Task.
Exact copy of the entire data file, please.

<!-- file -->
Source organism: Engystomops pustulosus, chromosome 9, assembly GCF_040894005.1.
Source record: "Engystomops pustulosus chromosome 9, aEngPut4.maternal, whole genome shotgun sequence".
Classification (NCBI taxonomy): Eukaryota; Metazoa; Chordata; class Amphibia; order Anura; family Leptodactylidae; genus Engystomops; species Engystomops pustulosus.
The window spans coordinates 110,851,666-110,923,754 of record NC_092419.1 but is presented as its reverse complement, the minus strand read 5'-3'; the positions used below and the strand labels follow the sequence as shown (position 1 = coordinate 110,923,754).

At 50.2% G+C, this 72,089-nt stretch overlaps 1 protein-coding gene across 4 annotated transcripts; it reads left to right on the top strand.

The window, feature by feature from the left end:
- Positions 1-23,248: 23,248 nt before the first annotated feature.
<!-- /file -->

Source organism: Engystomops pustulosus, chromosome 9, assembly GCF_040894005.1.
Source record: "Engystomops pustulosus chromosome 9, aEngPut4.maternal, whole genome shotgun sequence".
Classification (NCBI taxonomy): Eukaryota; Metazoa; Chordata; class Amphibia; order Anura; family Leptodactylidae; genus Engystomops; species Engystomops pustulosus.
The window spans coordinates 110,851,666-110,923,754 of record NC_092419.1 but is presented as its reverse complement, the minus strand read 5'-3'; the positions used below and the strand labels follow the sequence as shown (position 1 = coordinate 110,923,754).

At 50.2% G+C, this 72,089-nt stretch overlaps 1 protein-coding gene across 4 annotated transcripts; it reads left to right on the top strand.

The window, feature by feature from the left end:
- Positions 1-23,248: 23,248 nt before the first annotated feature.